## Rapid pacing with arrhythmia checking at the end of the experiment

The rapid pacing with arrhythmia checking at the end consists of a train of pulses with decreasing coupling interval and the success of arrhythmia initiation is inspected only after all electrical stimulations were applied. The state saved after prepacing (prepace experiment) is used as initial state.

To run the example, execute:

./run.py --np 2 --protocol RP_E --start_bcl 200 --end_bcl 130 --max_n_beats_RP 1 --visualize

We will get a sustained reentry after the end of the pacing protocol. We show the activation spread in terms of transmembrane voltage V$$_\mathrm{m}$$ in fig-tutorial-protocols-RP_E_130.

In order to investigate what happens if we stop at a coupling interval of 140 ms, run:

./run.py --np 2 --protocol RP_E --start_bcl 200 --end_bcl 140 --max_n_beats_RP 1 --visualize

In this case, we will not get a sustained reentry. Conversely, we can notice how the last beat is terminating the arrhythmia initiated by the beat before. This highlights how during a pacing protocol we can also terminate a previoulsy initiated reentry. We show the activation spread in terms of transmembrane voltage V$$_\mathrm{m}$$ in fig-tutorial-protocols-RP_E_140.

## Rapid pacing with arrhythmia checking after every beat experiment

The rapid pacing with arrhythmia checking after every beat consists of a train of pulses with decreasing coupling interval and the success of arrhythmia initiation is inspected after each stimulation. If an arrhythmia is induced, we will no longer stimulate. The state saved after prepacing (prepace experiment) is used as initial state.

To run the example:

./run.py --np 2 --protocol RP_B --start_bcl 200 --end_bcl 130 --max_n_beats_RP 1 --visualize

We get a sustained reentry after the beat with a coupling interval of 150 ms, therefore the algorithm will stop pacing even if the the shortest coupling interval was not reached yet. This means that it could happen to induce and maintain a reentrant wave even without giving the whole train of pulses as in the previous experiment (which gives the reentry induced by a coupling interval of 130 ms as final output).

## Pacing at the end of the effective refractory period experiment

We use the state saved after prepacing (prepace experiment) as initial state. The first ectopic beat is given at the minimum coupling interval time which allows for wave propagation. The timing of the ectopic beat V$$n+1$$ is defined by identifing the end of the refractory period of beat V$$n$$ automatically.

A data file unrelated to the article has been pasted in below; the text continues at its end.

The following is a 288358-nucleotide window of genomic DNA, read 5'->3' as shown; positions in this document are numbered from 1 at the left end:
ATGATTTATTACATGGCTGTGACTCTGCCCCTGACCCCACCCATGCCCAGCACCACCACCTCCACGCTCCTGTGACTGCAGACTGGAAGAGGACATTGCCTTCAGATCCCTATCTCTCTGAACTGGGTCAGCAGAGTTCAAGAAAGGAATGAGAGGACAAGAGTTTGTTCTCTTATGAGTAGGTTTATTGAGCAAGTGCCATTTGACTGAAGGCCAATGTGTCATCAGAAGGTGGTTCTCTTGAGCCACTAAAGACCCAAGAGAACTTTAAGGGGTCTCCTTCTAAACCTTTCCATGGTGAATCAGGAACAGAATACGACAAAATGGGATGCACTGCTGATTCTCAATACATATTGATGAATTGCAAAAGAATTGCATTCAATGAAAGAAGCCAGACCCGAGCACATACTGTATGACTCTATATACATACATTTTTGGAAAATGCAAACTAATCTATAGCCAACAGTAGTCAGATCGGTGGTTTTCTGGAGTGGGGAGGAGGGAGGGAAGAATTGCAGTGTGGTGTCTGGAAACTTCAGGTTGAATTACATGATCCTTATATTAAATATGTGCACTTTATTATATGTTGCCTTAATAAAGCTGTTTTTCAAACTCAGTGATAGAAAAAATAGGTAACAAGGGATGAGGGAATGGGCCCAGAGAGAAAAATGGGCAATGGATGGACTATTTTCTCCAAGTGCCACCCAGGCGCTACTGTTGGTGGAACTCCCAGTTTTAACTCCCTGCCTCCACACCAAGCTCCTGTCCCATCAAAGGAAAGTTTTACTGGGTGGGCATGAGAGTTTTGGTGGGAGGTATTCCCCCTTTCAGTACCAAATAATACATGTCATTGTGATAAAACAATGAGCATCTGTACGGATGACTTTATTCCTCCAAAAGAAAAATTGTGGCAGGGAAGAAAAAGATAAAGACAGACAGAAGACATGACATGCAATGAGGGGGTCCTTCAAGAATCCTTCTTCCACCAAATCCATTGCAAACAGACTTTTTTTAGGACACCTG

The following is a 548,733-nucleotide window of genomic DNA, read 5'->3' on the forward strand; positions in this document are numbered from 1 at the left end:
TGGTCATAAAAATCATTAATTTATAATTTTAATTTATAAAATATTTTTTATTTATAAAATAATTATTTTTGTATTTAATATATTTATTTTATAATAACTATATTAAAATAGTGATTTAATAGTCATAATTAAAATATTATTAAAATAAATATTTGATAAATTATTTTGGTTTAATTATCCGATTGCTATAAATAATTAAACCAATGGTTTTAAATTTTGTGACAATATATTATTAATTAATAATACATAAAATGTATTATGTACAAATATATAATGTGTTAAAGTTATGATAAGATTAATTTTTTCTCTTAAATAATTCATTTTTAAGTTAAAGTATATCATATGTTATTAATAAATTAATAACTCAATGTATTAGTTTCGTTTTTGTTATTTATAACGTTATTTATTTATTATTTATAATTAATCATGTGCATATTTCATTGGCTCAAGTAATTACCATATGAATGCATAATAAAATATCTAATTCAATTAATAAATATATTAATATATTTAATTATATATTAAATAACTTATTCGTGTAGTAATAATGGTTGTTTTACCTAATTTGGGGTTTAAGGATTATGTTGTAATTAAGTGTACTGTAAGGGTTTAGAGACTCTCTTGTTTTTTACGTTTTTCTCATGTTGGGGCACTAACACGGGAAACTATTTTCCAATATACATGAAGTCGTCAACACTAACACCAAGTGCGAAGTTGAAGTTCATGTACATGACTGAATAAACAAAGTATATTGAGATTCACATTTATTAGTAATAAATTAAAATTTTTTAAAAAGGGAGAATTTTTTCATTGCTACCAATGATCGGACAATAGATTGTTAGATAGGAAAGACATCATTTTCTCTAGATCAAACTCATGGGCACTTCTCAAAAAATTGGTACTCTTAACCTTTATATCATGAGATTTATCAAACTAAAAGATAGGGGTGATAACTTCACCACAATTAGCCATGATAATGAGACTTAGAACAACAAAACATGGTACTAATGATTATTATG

To run the example:

./run.py --np 2 --protocol PEERP --max_n_beats_PEERP 2 --visualize

We induce a reeentrant wave with only 2 ectopic beats after the last prepacing beat. We show the activation spread resulting from the first beat in terms of transmembrane voltage V$$_\mathrm{m}$$ in fig-tutorial-protocols-PEERP_1_no.

We show the activation spread resulting from the second beat in terms of transmembrane voltage V$$_\mathrm{m}$$ in fig-tutorial-protocols-PEERP_2.

References

1. Azzolin L, Doessel O, Loewe A, A Reproducible Protocol to Assess Arrhythmia Vulnerability in silico: Pacing at the End of the Effective Refractory Period., Frontiers in Physiology. 2021 April;12:656411. Doi: 10.3389/fphys.2021.656411 [Journal]↩︎

2. Azzolin L, Doessel O, Loewe A, A Reproducible Protocol to Assess Arrhythmia Vulnerability in silico: Pacing at the End of the Effective Refractory Period., Frontiers in Physiology. 2021 April;12:656411. Doi: 10.3389/fphys.2021.656411 [Journal]↩︎

3. Loewe A, Wilhelms M, Doessel O, Seemann G Influence of chronic atrial fibrillation induced remodeling in a computational electrophysiological model. Biomedical Engineering. 2014 Jan;59(suppl 1):S929--S932. Doi: 10.1515/bmt-2014-5012__↩︎

4. Roney CH, Bayer JD, Zahid S, Meo M, Boyle PM, Trayanova NA, Haissaguerre M, Dubois R, Cochet H, Vigmond EJ Modelling methodology of atrial fibrosis affects rotor dynamics and electrograms. Europace. 2016 Dec;18(suppl 4):iv146-iv155. [Pubmed] [PMC]↩︎

5. Jacquemet V An Eikonal approach for the initiation of reentrant cardiac propagation in reaction-diffusion models. IEEE Trans Biomed Eng. 2010;57(9):2090-2098. [Pubmed]↩︎

6. Azzolin L, Doessel O, Loewe A, A Reproducible Protocol to Assess Arrhythmia Vulnerability in silico: Pacing at the End of the Effective Refractory Period., Frontiers in Physiology. 2021 April;12:656411. Doi: 10.3389/fphys.2021.656411 [Journal]↩︎

7. Jacquemet V An Eikonal approach for the initiation of reentrant cardiac propagation in reaction-diffusion models. IEEE Trans Biomed Eng. 2010;57(9):2090-2098. [Pubmed]↩︎